I reflect on the gravity of this moment as a pastoral counselor and psychoanalyst who has lived in the southeastern and northeastern United States, the east and west coasts, and have been privileged to travel abroad. My view is shaped by depth psychology and theology, a life-time with my share of suffering and joy, losses and gains.
As far as my political views are concerned, whether I am a liberal or conservative would depend upon the vantage point of the viewer. My vulnerability is that I am not nestled within a regionalism or ideology that protects me; and my possible strength is that I am not nestled within a regionalism or ideology that encourages a conformity.
All of that is to say that I view this present moment and potential crisis through a lens in which I am searching for a sign of our well-being that could be described as a mutual care for the common good. With all of our fractured factionalism and issues that divide us, is there a sign of our oneness, a togetherness in which we seek a common good? Given the ravages of a pandemic that, as of this moment in the world, has attacked 46,099,224 people, killing 1,196,788 -- 235,431 of these deaths in the United States, is there a sign offering hope we will prevail?
Surely we care, do we not? Surely we cannot go about our life with a business-as-usual attitude, can we? Surely there is a weight of so much death upon our psyches that calls us to look within at our basic humanity, is there not? Surely we do not expect our first-line support of care-giving by doctors and nurses to stand alone at the juncture of life and death, do we? Surely if we look within the depth of human personality we can find a capacity to move beyond the dangerous moment when political choices may impact human destiny for decades if not centuries to come, can we not? There is such a capacity within our human personality, is there not, and a sign that we can see at work right now?
This capacity in human nature to overcome differences and work for the common good, where is it located? Do we find references to this capacity in the great religions? I think of Jesus the Christ and his escape from a culture soaked in an obsession with sin. First, he had to leap over the walls of the books of legal prescriptions, the Mishna and the Talmud, taught by the Pharisees to protect people from the sins of idolatry, murder, adultery and other transgressions enumerated in an extensive legal code. Next, Jesus went out in the wilderness and desert to hear John the Baptist preach about the deliverance from sin through forgiveness, a way of life that convicted Jesus of its truth to the point he chose the baptism of John over the legalism of the Pharisees.
This understanding of human personality as one flawed by a corruption of sin was overcome by Jesus in a discovery of love as a principle of human existence that brings people together for the achievement of a common good and well-being. And, like Jesus the Christ, Buddha offered a way of hope that transcended human suffering.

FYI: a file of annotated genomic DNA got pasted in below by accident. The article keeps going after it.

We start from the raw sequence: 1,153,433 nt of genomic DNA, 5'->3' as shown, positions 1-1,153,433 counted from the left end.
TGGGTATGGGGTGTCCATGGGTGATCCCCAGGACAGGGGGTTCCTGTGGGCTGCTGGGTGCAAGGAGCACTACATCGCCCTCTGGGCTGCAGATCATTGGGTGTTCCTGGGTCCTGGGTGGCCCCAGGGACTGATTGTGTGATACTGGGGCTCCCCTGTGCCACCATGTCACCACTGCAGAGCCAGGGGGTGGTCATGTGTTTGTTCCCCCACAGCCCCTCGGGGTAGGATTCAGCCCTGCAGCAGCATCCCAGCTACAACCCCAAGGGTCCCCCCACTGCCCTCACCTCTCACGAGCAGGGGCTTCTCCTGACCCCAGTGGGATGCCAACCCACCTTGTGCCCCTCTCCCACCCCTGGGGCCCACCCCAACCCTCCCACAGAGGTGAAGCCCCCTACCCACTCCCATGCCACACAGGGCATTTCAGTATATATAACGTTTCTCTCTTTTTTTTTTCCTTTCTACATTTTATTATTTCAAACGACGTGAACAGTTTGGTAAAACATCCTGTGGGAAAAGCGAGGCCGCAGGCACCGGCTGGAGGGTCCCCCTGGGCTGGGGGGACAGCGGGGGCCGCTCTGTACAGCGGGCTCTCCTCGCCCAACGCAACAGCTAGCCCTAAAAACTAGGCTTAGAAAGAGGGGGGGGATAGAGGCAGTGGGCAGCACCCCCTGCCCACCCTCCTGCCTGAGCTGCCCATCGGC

However, it is with suffering that he begins in his announcement of the Four Noble Truths: (1) the truth of suffering, particularly as it is experienced in birth, aging, disease, death; (2) that there is a cause for suffering, namely attachment or craving for that which we want but which cannot have, or which we have but is ultimately impermanent; (3) a cessation to suffering, that like everything that begins, there is an end; (4) and the end of suffering. This end of suffering is the Noble Eightfold Path that includes three areas: Wisdom (right understanding, right intention), Ethical Conduct (right speech, right action, right vocation), and Mental Discipline (right effort, right mindfulness, right concentration). And, like the intent of Jesus, Siddartha who became the Buddha, anticipated a development of the personality that culminated in loving-kindness.
How interesting, I thought, as I reflected on Christ and Buddha and their understanding of the human personality and its capacity, that those two prophets anticipated love would prevail at the points of human crisis and despair. But where do we see such sign of hope in our world today?
Then, as I watched the TV drama of long lines of people standing sometimes for hours, these people of all ages, races, and ethnic groups, as I saw them winding around in spiraling circles like mandalas unfolding around a voting site, I realized this is the sign. Something in these people, varied as they are, something in their deep humanity yearns for decency, honesty, truth, justice, fairness, a state of well-being for themselves, their parents, their children, and for all the strangers in that long polling line.
Those long lines of people circling around voting sites, waiting for hours in sun and rain, heat and cold, sometimes laughing, sometimes anxious, sometimes dancing, sometimes standing quietly and thoughtfully, they expect that they can make a difference in a troubled world -- this is a sign, is it not -- a sign of hope.